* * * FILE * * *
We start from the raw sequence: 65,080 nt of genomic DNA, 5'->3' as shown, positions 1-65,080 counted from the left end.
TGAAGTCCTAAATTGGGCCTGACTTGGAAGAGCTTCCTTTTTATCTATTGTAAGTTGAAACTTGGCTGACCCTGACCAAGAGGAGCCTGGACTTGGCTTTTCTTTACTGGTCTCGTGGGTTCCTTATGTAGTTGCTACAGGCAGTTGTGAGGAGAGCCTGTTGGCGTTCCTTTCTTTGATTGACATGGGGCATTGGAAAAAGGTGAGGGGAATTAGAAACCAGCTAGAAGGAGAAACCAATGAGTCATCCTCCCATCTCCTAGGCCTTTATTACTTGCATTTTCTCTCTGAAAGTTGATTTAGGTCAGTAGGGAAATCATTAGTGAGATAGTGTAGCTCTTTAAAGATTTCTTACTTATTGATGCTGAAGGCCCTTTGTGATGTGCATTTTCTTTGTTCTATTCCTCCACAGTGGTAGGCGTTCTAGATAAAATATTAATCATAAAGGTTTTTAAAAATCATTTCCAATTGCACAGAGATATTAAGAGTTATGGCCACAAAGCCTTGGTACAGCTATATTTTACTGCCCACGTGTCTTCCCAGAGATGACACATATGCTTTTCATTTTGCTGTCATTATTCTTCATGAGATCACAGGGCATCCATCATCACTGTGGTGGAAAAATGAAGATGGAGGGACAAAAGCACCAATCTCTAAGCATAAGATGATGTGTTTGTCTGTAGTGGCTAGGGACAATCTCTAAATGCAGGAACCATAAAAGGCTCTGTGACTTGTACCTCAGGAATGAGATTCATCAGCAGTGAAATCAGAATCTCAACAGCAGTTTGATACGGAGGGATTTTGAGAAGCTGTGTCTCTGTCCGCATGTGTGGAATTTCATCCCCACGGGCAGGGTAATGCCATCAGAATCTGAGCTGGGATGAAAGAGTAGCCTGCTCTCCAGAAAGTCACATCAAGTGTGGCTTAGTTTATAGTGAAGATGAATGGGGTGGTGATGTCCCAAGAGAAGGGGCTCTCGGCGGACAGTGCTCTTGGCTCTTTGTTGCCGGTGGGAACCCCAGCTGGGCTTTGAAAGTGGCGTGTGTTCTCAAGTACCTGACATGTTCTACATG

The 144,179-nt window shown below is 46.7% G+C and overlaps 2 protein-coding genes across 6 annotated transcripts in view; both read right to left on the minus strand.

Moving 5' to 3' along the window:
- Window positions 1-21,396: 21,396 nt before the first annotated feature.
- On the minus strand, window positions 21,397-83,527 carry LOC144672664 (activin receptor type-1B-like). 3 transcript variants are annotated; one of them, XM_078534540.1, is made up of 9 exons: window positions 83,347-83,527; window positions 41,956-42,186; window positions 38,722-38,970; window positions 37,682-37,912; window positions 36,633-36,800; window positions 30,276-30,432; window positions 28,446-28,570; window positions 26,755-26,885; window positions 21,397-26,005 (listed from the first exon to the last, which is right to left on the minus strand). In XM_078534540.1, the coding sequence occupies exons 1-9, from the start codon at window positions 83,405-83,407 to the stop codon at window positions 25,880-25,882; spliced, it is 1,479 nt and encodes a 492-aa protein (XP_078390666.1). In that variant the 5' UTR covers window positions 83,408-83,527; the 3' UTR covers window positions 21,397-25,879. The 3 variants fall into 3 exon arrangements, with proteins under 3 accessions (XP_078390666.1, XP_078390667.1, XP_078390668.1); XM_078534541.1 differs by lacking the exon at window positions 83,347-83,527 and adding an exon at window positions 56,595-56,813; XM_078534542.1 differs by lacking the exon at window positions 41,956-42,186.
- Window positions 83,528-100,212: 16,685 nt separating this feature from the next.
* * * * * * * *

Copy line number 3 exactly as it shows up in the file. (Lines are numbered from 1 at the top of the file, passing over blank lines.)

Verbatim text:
The 144,179-nt window shown below is 46.7% G+C and overlaps 2 protein-coding genes across 6 annotated transcripts in view; both read right to left on the minus strand.